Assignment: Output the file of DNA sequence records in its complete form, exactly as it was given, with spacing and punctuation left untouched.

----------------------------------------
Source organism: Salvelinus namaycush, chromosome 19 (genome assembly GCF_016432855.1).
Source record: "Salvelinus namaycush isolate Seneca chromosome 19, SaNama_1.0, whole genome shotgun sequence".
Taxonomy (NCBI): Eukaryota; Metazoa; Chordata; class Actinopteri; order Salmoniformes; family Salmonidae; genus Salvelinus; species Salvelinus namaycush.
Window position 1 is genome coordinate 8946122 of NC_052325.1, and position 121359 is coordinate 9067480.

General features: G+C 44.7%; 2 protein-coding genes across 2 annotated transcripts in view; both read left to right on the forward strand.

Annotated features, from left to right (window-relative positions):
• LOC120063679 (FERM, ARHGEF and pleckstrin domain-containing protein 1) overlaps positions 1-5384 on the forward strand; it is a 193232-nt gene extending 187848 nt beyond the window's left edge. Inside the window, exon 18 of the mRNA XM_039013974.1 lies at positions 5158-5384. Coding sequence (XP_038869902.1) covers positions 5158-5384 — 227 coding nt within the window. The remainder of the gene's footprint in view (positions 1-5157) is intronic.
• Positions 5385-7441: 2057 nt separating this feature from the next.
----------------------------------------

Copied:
Source organism: Salvelinus namaycush, chromosome 19 (genome assembly GCF_016432855.1).
Source record: "Salvelinus namaycush isolate Seneca chromosome 19, SaNama_1.0, whole genome shotgun sequence".
Taxonomy (NCBI): Eukaryota; Metazoa; Chordata; class Actinopteri; order Salmoniformes; family Salmonidae; genus Salvelinus; species Salvelinus namaycush.
Window position 1 is genome coordinate 8946122 of NC_052325.1, and position 121359 is coordinate 9067480.

General features: G+C 44.7%; 2 protein-coding genes across 2 annotated transcripts in view; both read left to right on the forward strand.

Annotated features, from left to right (window-relative positions):
• LOC120063679 (FERM, ARHGEF and pleckstrin domain-containing protein 1) overlaps positions 1-5384 on the forward strand; it is a 193232-nt gene extending 187848 nt beyond the window's left edge. Inside the window, exon 18 of the mRNA XM_039013974.1 lies at positions 5158-5384. Coding sequence (XP_038869902.1) covers positions 5158-5384 — 227 coding nt within the window. The remainder of the gene's footprint in view (positions 1-5157) is intronic.
• Positions 5385-7441: 2057 nt separating this feature from the next.